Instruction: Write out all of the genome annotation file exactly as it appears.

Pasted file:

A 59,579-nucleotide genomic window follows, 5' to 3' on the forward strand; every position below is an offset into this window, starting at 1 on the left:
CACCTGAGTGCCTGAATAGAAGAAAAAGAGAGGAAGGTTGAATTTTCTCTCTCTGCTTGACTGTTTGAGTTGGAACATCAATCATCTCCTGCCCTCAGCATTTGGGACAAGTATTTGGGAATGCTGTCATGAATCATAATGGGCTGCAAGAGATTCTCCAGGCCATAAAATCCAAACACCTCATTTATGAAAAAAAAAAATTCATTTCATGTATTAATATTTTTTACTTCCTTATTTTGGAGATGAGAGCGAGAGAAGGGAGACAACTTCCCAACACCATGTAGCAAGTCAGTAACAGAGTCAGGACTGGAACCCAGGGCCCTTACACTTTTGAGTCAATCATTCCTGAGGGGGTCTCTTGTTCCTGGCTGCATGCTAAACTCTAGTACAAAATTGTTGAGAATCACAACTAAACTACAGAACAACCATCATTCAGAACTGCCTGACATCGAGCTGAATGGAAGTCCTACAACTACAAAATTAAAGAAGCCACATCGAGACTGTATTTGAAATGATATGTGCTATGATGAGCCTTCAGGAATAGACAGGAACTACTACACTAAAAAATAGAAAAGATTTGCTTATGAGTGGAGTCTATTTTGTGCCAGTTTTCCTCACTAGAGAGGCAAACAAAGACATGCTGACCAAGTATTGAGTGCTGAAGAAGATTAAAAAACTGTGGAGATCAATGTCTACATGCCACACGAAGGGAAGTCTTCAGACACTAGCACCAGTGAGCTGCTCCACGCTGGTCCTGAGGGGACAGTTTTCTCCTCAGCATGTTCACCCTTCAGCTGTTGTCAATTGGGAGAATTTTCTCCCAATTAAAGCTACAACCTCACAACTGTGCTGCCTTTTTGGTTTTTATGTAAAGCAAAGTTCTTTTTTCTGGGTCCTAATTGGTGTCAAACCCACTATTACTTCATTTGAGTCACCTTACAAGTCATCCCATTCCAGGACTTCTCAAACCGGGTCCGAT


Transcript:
A 59,579-nucleotide genomic window follows, 5' to 3' on the forward strand; every position below is an offset into this window, starting at 1 on the left:
CACCTGAGTGCCTGAATAGAAGAAAAAGAGAGGAAGGTTGAATTTTCTCTCTCTGCTTGACTGTTTGAGTTGGAACATCAATCATCTCCTGCCCTCAGCATTTGGGACAAGTATTTGGGAATGCTGTCATGAATCATAATGGGCTGCAAGAGATTCTCCAGGCCATAAAATCCAAACACCTCATTTATGAAAAAAAAAAATTCATTTCATGTATTAATATTTTTTACTTCCTTATTTTGGAGATGAGAGCGAGAGAAGGGAGACAACTTCCCAACACCATGTAGCAAGTCAGTAACAGAGTCAGGACTGGAACCCAGGGCCCTTACACTTTTGAGTCAATCATTCCTGAGGGGGTCTCTTGTTCCTGGCTGCATGCTAAACTCTAGTACAAAATTGTTGAGAATCACAACTAAACTACAGAACAACCATCATTCAGAACTGCCTGACATCGAGCTGAATGGAAGTCCTACAACTACAAAATTAAAGAAGCCACATCGAGACTGTATTTGAAATGATATGTGCTATGATGAGCCTTCAGGAATAGACAGGAACTACTACACTAAAAAATAGAAAAGATTTGCTTATGAGTGGAGTCTATTTTGTGCCAGTTTTCCTCACTAGAGAGGCAAACAAAGACATGCTGACCAAGTATTGAGTGCTGAAGAAGATTAAAAAACTGTGGAGATCAATGTCTACATGCCACACGAAGGGAAGTCTTCAGACACTAGCACCAGTGAGCTGCTCCACGCTGGTCCTGAGGGGACAGTTTTCTCCTCAGCATGTTCACCCTTCAGCTGTTGTCAATTGGGAGAATTTTCTCCCAATTAAAGCTACAACCTCACAACTGTGCTGCCTTTTTGGTTTTTATGTAAAGCAAAGTTCTTTTTTCTGGGTCCTAATTGGTGTCAAACCCACTATTACTTCATTTGAGTCACCTTACAAGTCATCCCATTCCAGGACTTCTCAAACCGGGTCCGAT